Slashing its stake by more than half and making the government a minority shareholder for the first time since the financial crisis was roaring in September 2008, the Treasury Department said it would sell $18 billion of American International Group Inc. stock in a public offering,
The sale will mark a step that seemed hard to imagine four years ago, when the New York insurer was effectively nationalized as part of a controversial financial-industry bailout. The U.S. will move closer to recognizing a profit on its largest rescue, which included as much as $182 billion of committed aid, and AIG will revert to being mostly nongovernment-owned, fulfilling a priority of Chief Executive Robert Benmosche.
U.S. officials four years ago said the rescue of a teetering AIG was necessary because the company was so entangled with other financial firms around the world via complex instruments that its collapse could have unpredictable effects including possibly bringing down many other firms.
But the fury spawned by the rapid series of bailouts, typified in some ways by that of AIG, would eventually run wide. The government's extraordinary intervention in the economy helped seed the tea-party movement on the right. On the left, it helped spawn the Occupy Wall Street movement, which among other things contended the government propped up bankers but did less for struggling homeowners.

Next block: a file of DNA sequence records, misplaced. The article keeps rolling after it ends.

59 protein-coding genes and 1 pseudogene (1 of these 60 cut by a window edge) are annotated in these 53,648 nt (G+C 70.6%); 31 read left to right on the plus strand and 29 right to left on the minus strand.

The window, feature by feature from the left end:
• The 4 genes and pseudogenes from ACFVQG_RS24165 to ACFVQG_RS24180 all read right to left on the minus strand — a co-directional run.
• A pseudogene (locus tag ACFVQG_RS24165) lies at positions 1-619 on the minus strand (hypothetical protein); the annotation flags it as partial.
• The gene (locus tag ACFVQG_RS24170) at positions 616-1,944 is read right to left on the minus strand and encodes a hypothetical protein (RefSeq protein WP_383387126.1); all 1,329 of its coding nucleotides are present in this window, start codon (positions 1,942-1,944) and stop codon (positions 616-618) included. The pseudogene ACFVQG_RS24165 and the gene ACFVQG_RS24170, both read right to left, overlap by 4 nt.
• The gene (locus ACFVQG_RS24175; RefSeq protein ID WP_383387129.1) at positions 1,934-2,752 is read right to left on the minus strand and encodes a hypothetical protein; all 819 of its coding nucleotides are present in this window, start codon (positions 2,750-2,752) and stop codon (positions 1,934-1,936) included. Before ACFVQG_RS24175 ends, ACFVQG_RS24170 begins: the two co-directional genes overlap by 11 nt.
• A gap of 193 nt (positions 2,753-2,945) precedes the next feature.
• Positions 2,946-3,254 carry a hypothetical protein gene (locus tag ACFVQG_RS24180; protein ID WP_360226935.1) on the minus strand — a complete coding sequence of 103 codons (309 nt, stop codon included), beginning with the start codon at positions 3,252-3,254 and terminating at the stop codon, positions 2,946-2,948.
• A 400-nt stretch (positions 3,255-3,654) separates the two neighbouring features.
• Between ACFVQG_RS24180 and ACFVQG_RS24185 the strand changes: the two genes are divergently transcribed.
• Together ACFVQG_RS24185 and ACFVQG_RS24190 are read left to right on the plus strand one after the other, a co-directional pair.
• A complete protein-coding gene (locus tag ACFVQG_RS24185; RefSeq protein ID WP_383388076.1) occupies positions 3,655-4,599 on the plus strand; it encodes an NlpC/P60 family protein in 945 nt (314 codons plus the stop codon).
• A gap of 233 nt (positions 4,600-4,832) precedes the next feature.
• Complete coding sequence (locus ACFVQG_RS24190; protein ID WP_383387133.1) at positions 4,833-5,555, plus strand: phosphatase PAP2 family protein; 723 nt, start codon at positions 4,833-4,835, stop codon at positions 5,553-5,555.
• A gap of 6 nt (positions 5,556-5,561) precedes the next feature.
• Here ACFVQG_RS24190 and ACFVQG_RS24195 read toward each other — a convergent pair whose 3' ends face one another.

A near-exit by the government from one of the most controversial bailouts is both a significant accomplishment for the Obama administration and a sign of how far the markets have come in four years, thanks in part to the rescue of financial companies and the Fed's efforts to support the economy by reducing interest rates.
But the sale could also renew complaints that Treasury still hasn't outlined a concrete strategy for exiting other large financial-crisis investments, such as those in mortgage investors Fannie Mae and Freddie Mac FMCC -1.69% and lender Ally Financial Inc. The government remains in the red on its investments in Fannie and Freddie, which have received $188 billion in taxpayer support. The U.S. continues to hold sizable stakes in General Motors Co. GM -0.51% and Ally that it spent $68 billion on and may not fully recover.
In addition, the AIG sale could raise questions about timing, coming less than two months before a closely contested presidential election.
"Anything that happens between now and the election will seem to some to have political motivations," said James Angel, finance professor at Georgetown University. "But either way, the fact that AIG is in good enough shape to buy back shares is excellent. And the deal also shows that the government is getting out of the business of owning large stakes of companies."
A Treasury official said the timing had nothing to do with the political season.
The public offering of AIG shares will be Treasury's fifth sale of share since May 2011 but its largest, potentially leaving the government with less than a 20% stake in the insurer, depending on the offering's pricing. The Treasury's stake already has fallen to about 53% from 92%.
AIG will repurchase up to $5 billion of its shares as part of the offering, the Treasury said. The company has been repurchasing shares to use cash on hand and reduce shares outstanding, a move that boosts earnings per share.
"It's part of our ongoing efforts to exit the investment in AIG, recover taxpayer dollars and wind down" the crisis-era Troubled Asset Relief Program, a